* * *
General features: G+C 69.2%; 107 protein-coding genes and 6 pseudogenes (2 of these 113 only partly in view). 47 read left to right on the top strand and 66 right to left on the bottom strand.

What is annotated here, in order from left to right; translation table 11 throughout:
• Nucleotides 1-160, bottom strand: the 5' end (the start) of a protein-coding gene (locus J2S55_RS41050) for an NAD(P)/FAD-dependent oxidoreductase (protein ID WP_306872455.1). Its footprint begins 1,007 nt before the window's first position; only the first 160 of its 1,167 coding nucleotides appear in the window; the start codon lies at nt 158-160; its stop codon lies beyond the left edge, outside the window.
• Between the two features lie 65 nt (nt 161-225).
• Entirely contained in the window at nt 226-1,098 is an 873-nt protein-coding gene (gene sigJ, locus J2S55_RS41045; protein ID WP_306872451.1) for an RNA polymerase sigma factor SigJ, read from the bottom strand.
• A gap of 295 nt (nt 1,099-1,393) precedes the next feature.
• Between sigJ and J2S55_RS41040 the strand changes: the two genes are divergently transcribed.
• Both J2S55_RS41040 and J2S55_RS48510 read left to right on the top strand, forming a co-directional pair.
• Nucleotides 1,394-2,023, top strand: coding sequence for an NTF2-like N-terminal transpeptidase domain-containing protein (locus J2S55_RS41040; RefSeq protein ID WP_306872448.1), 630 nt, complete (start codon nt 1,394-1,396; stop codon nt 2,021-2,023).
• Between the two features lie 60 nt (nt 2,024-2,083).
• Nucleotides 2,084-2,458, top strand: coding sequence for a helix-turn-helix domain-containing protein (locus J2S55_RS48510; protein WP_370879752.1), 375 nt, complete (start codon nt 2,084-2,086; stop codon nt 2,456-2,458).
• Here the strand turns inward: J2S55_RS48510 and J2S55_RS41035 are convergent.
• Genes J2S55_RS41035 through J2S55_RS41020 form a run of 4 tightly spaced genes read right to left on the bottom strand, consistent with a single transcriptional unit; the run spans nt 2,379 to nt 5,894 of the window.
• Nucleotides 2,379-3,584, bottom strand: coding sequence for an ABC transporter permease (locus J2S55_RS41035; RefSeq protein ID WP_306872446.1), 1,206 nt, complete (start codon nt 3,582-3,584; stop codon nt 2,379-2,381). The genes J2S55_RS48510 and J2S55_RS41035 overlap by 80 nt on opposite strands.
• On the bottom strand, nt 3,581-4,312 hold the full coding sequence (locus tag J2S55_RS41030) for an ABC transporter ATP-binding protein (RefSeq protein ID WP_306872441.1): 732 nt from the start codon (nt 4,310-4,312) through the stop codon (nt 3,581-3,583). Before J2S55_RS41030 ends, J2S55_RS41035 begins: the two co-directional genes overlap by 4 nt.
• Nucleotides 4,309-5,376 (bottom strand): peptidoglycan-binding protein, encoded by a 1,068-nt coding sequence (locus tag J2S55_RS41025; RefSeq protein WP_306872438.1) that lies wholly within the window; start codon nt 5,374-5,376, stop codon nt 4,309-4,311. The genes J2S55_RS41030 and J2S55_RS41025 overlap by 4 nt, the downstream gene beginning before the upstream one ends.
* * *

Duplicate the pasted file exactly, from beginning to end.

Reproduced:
General features: G+C 69.2%; 107 protein-coding genes and 6 pseudogenes (2 of these 113 only partly in view). 47 read left to right on the top strand and 66 right to left on the bottom strand.

What is annotated here, in order from left to right; translation table 11 throughout:
• Nucleotides 1-160, bottom strand: the 5' end (the start) of a protein-coding gene (locus J2S55_RS41050) for an NAD(P)/FAD-dependent oxidoreductase (protein ID WP_306872455.1). Its footprint begins 1,007 nt before the window's first position; only the first 160 of its 1,167 coding nucleotides appear in the window; the start codon lies at nt 158-160; its stop codon lies beyond the left edge, outside the window.
• Between the two features lie 65 nt (nt 161-225).
• Entirely contained in the window at nt 226-1,098 is an 873-nt protein-coding gene (gene sigJ, locus J2S55_RS41045; protein ID WP_306872451.1) for an RNA polymerase sigma factor SigJ, read from the bottom strand.
• A gap of 295 nt (nt 1,099-1,393) precedes the next feature.
• Between sigJ and J2S55_RS41040 the strand changes: the two genes are divergently transcribed.
• Both J2S55_RS41040 and J2S55_RS48510 read left to right on the top strand, forming a co-directional pair.
• Nucleotides 1,394-2,023, top strand: coding sequence for an NTF2-like N-terminal transpeptidase domain-containing protein (locus J2S55_RS41040; RefSeq protein ID WP_306872448.1), 630 nt, complete (start codon nt 1,394-1,396; stop codon nt 2,021-2,023).
• Between the two features lie 60 nt (nt 2,024-2,083).
• Nucleotides 2,084-2,458, top strand: coding sequence for a helix-turn-helix domain-containing protein (locus J2S55_RS48510; protein WP_370879752.1), 375 nt, complete (start codon nt 2,084-2,086; stop codon nt 2,456-2,458).
• Here the strand turns inward: J2S55_RS48510 and J2S55_RS41035 are convergent.
• Genes J2S55_RS41035 through J2S55_RS41020 form a run of 4 tightly spaced genes read right to left on the bottom strand, consistent with a single transcriptional unit; the run spans nt 2,379 to nt 5,894 of the window.
• Nucleotides 2,379-3,584, bottom strand: coding sequence for an ABC transporter permease (locus J2S55_RS41035; RefSeq protein ID WP_306872446.1), 1,206 nt, complete (start codon nt 3,582-3,584; stop codon nt 2,379-2,381). The genes J2S55_RS48510 and J2S55_RS41035 overlap by 80 nt on opposite strands.
• On the bottom strand, nt 3,581-4,312 hold the full coding sequence (locus tag J2S55_RS41030) for an ABC transporter ATP-binding protein (RefSeq protein ID WP_306872441.1): 732 nt from the start codon (nt 4,310-4,312) through the stop codon (nt 3,581-3,583). Before J2S55_RS41030 ends, J2S55_RS41035 begins: the two co-directional genes overlap by 4 nt.
• Nucleotides 4,309-5,376 (bottom strand): peptidoglycan-binding protein, encoded by a 1,068-nt coding sequence (locus tag J2S55_RS41025; RefSeq protein WP_306872438.1) that lies wholly within the window; start codon nt 5,374-5,376, stop codon nt 4,309-4,311. The genes J2S55_RS41030 and J2S55_RS41025 overlap by 4 nt, the downstream gene beginning before the upstream one ends.